Tapeworms in Dogs: Symptoms, Diagnosis & Treatment
If you are a dog owner, you have probably heard of tapeworms at some point. If you are not familiar, they are tiny parasites that make a home in your dog’s gut and intestines.
The most common tapeworm species found in dogs is called Dipylidium caninum. Adult tapeworms can grow to quite a sizable length and be seen in dog’s feces, vomit, and bedding. These parasites can cause many symptoms regarding your dog’s weight loss, energy, and digestion.
If you’re repulsed while reading this, you’ll be happy to know that although tapeworms sound concerning, they are relatively common and easily diagnosed and treated by your veterinarian. Thankfully, none of the symptoms are lasting or very serious. However, it is important to get a diagnosis as soon as you suspect an infection is present.
Below, we’ll cover some helpful information on tapeworms, like how you can recognize the symptoms and prevent your dog from dealing with this parasite in the future.
Can Humans Get Tapeworms From Pets?
It is possible, but very unlikely, for a human to get tapeworms from pets. In order for Dipylidium caninum, they would need to accidentally swallow a flea that’s hosting parasitic eggs. This isn’t too common in adults.
Children make up most of the cases transferred this way. Thus, it is incredibly important to make sure children are executing good hygiene when playing with any pets, or outside in general.
If children have been infected, you will see similar proglottids (small, white rice-sized segments) in their bowel movements or near their skin around the rectum. See their health care provider for effective diagnosis and treatment if you suspect they’ve been infected.
How Does a Dog Get Tapeworms?
Tapeworms in dogs occur due to the following cycle:
- First, the dog eats a host that contains tapeworm eggs. This is commonly a flea. Dogs can ingest fleas through grooming themselves or another dog or cat. Eggs can be transmitted by other animals such as birds, rodents, or rabbits, which some dogs may scavenge for.
- After the host has been digested, the eggs settle into the dog’s small intestine. From there, it will grow into an adult.
- The adult worm is composed of many smaller segments that are about the size of a grain of rice. The entire length of the worm can reach upwards of 28 inches.
- When the worm starts to mature inside the canine’s gut, the sections break off, which is what is visible in your pet’s stool or vomit. The segments that are passed contain more eggs, thus beginning the cycle with a new host and new recipient.
What Are The Symptoms of Tapeworms in Dogs?
There are many symptoms that may be present if your dog is dealing with a tapeworm. As the worm grows, some parts of its body will break apart. You’ll see these segments in the dog’s feces or in the hair near their bottom. They may look like pieces of white rice.
If the tapeworm has died and dried out before the dog passes it, the pieces will be more yellow and hard. When the tapeworm segments are in the dog’s stomach, they will throw up, possibly showing a piece of tapeworm as well.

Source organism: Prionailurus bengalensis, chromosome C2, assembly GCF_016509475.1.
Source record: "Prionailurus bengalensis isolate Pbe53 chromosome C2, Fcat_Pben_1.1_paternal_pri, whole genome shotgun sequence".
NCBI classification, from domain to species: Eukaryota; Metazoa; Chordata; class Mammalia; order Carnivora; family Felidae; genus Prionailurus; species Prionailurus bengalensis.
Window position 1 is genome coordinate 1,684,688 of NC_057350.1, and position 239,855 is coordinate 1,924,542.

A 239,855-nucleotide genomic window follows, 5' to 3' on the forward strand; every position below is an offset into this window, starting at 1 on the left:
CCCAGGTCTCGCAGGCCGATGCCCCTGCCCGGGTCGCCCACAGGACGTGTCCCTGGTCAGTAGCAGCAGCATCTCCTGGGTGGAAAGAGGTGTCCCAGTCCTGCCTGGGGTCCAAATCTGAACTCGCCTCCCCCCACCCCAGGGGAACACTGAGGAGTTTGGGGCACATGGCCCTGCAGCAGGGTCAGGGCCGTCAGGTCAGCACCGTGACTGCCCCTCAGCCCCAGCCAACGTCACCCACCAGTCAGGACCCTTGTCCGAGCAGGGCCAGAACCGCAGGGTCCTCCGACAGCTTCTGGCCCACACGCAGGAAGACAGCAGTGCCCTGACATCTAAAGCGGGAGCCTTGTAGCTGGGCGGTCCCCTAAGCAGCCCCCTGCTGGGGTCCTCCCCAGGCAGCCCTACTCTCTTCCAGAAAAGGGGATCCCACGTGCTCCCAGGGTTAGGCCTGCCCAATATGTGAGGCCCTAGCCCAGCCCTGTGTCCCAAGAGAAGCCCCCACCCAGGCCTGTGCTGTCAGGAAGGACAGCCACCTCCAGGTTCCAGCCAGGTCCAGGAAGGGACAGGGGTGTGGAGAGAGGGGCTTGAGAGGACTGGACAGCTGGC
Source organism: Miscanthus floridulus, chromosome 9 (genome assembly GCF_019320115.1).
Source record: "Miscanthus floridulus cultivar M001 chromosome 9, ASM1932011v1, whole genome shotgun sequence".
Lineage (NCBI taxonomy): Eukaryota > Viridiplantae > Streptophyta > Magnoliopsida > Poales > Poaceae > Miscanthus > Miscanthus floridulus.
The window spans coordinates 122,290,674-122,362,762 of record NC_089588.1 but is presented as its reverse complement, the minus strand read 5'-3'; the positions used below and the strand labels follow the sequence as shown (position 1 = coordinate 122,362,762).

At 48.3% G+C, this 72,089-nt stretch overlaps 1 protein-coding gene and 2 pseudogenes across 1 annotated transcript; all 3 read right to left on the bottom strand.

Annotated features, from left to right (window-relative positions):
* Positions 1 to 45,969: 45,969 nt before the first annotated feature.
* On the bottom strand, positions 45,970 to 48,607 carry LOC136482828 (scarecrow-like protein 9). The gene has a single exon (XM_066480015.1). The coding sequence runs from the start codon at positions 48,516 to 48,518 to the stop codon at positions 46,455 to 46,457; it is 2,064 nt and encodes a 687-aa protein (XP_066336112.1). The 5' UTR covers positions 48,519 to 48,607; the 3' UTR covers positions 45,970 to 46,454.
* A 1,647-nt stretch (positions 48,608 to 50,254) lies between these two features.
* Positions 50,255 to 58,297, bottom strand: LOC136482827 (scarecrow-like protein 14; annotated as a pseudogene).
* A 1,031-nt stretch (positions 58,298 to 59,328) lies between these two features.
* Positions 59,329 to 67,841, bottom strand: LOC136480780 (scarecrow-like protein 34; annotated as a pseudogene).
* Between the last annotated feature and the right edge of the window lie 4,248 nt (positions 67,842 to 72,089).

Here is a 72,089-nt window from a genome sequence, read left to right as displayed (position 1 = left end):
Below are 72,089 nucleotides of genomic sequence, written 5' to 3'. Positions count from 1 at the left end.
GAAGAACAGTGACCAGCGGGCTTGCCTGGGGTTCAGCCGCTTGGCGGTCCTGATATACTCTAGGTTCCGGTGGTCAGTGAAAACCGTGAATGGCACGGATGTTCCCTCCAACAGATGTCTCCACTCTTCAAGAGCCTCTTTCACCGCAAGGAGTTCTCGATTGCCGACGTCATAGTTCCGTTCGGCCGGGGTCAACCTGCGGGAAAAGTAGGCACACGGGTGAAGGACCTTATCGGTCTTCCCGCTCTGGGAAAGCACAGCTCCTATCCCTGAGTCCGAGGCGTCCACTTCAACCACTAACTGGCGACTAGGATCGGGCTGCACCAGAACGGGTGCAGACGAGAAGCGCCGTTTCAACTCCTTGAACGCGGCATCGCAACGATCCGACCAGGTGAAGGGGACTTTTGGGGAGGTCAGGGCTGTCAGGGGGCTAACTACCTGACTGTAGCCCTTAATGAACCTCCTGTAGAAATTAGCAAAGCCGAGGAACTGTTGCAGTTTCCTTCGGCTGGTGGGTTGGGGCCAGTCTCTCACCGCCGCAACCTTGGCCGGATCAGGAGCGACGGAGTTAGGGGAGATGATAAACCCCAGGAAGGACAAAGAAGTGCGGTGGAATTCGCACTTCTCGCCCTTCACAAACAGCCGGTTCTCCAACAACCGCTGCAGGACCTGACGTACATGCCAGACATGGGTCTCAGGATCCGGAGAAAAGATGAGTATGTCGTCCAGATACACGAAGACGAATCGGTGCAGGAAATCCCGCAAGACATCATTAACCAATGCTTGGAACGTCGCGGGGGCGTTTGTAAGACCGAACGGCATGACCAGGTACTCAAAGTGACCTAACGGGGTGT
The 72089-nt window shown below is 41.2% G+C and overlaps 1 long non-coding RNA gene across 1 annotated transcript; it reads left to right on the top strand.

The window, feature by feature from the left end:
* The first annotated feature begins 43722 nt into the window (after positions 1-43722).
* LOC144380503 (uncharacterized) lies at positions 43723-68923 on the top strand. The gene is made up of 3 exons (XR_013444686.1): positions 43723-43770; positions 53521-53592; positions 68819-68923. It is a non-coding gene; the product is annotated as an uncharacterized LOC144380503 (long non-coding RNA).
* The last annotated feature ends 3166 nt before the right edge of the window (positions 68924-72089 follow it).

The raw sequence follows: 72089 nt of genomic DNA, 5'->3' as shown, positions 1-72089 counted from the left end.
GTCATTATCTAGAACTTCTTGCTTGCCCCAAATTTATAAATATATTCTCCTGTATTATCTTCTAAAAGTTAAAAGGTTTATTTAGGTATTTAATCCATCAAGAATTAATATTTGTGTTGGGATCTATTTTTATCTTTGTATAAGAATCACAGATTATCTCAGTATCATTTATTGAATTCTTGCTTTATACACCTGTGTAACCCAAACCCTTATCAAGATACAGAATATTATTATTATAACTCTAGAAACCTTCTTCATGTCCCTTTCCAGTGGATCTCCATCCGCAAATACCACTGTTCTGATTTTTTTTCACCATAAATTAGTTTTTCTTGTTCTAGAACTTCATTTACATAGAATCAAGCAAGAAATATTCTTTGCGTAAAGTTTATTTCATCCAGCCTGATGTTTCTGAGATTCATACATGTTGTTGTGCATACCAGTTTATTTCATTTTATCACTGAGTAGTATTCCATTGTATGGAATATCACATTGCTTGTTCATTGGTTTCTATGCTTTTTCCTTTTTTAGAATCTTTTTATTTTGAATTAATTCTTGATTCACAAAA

Because a tapeworm can irritate a dog’s bottom, one of the more common signs that a dog is dealing with this parasite is a habit of scooting their backside along the floor.
Other common symptoms and indicators that your dog is dealing with a tapeworm are:
- Dull coat
- Visible evidence of tapeworms in stool, vomit, or on the body
- Weight loss, even when eating regular meals
- Abdominal distension
How To Treat Tapeworms in Dogs
Tapeworms are common occurrences in canines, therefore there are many treatment options available. Your veterinarian will decide on the best treatment option.
One popular prescription drug to treat tapeworms is called praziquantel. This drug is administered orally or through an injection. Praziquantel causes the worm to dissolve within the canine’s intestine. It doesn’t have any negative side effects.
Other medicinal options are tablets, granules that can be sprinkled on the pet’s food, and chewables. Some medications effectively treat other worms such as hookworm, whipworm, and roundworm, in addition to tapeworm.
Once your dog has successfully received their full treatment, you should take preventative measures to reduce any risk of tapeworms returning.
How To Keep Your Dogs Safe From Tapeworms
Simply put, the most effective way to reduce the risk of tapeworm infestation in your furry friend is to avoid flea infestation. Flea control prevents your pet from coming in contact from potential hosts of parasite eggs. To avoid a tapeworm infestation, follow these steps:
- Keep your pet away from trash and any dead animals.
- Always wash your hands after playing with any feline or canine friends, or spending time outdoors.
- Don’t allow kids to play in any areas soiled with animal feces-pet or otherwise.
- Always clean up after your pet, when playing in public parks, playgrounds, or otherwise. Bury any feces left or dispose of it in a plastic bag by placing it in the trash.
- Control fleas seen on your pet, or in or around their environments.
- Take your pet to their veterinarian at the first sign of an infection.
Tapeworms in dogs are a common nuisance for pets and their owners. Although they cause many symptoms, such as weight loss, distended abdomens, and lethargy, they aren’t the most harmful parasite your pet can catch.
Don’t stress out too much if you notice these signs in your pet. A quick trip to your veterinarian can diagnose if your pet is dealing with a tapeworm infection. By following some preventative measures, you can heal your dog and keep them safe from this worm in the future.
Tapeworms in Dogs